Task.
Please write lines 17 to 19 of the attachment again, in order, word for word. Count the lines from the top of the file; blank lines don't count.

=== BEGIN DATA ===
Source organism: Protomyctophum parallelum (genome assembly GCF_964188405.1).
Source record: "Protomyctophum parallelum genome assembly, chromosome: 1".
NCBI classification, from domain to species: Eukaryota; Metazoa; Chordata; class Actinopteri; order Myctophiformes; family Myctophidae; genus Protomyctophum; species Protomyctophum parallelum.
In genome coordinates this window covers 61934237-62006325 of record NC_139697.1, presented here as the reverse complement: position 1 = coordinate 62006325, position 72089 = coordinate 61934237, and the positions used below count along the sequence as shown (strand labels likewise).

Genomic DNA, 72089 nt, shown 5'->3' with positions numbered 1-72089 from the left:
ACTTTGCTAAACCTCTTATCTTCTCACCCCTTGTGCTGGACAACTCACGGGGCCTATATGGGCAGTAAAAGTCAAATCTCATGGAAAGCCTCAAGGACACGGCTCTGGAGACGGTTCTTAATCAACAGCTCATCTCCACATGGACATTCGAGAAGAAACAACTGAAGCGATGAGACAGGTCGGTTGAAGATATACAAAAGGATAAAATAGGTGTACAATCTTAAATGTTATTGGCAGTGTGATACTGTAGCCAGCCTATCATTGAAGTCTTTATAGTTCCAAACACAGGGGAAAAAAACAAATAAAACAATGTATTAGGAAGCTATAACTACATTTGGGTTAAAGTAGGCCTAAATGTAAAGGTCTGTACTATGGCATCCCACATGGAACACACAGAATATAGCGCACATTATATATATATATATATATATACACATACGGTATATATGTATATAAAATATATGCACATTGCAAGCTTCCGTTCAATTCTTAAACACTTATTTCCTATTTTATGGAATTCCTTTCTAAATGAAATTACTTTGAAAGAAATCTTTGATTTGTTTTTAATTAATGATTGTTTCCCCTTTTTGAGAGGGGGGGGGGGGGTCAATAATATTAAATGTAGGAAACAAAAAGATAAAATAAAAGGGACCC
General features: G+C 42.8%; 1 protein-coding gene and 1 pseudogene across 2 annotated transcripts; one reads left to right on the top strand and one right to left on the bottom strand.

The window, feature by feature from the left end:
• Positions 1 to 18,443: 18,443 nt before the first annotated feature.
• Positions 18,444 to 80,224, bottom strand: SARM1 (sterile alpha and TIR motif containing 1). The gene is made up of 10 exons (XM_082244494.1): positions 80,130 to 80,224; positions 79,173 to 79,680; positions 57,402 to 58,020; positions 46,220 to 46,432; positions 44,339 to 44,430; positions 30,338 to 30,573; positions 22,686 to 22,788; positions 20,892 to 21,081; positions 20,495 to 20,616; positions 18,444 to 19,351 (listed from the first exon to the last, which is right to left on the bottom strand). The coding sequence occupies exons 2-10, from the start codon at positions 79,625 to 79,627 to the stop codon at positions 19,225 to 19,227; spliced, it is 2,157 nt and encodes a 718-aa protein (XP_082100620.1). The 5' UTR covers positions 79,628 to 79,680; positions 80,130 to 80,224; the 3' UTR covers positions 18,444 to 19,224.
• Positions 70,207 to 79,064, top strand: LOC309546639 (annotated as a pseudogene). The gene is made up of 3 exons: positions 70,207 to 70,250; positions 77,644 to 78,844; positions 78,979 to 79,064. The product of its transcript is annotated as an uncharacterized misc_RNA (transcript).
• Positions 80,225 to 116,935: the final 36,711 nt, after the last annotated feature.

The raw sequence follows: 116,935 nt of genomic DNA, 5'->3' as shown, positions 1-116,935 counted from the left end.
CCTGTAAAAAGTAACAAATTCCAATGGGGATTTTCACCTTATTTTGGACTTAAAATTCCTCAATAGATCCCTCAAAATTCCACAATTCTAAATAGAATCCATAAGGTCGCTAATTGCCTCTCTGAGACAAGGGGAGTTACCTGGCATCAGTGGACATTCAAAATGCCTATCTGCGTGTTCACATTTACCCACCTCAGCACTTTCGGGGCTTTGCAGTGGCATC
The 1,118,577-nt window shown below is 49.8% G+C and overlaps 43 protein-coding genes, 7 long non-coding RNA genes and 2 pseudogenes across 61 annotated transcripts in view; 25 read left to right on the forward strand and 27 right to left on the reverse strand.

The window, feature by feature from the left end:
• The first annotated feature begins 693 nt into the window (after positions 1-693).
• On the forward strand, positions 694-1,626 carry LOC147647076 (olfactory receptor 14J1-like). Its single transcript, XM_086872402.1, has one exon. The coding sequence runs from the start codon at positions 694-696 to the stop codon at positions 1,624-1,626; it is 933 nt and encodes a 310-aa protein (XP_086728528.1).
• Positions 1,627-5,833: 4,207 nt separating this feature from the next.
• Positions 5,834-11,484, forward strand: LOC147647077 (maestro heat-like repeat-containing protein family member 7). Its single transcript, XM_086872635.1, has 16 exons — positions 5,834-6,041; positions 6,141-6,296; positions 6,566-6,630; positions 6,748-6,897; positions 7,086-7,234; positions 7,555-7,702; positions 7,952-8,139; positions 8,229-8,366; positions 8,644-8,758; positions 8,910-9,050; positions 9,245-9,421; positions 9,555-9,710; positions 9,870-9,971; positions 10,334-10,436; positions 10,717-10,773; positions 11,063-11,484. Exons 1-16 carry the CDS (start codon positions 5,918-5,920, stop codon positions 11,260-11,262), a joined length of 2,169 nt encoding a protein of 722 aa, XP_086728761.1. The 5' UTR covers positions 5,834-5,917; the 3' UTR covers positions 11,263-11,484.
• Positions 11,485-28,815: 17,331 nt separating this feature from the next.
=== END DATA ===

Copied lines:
• The first annotated feature begins 693 nt into the window (after positions 1-693).
• On the forward strand, positions 694-1,626 carry LOC147647076 (olfactory receptor 14J1-like). Its single transcript, XM_086872402.1, has one exon. The coding sequence runs from the start codon at positions 694-696 to the stop codon at positions 1,624-1,626; it is 933 nt and encodes a 310-aa protein (XP_086728528.1).
• Positions 1,627-5,833: 4,207 nt separating this feature from the next.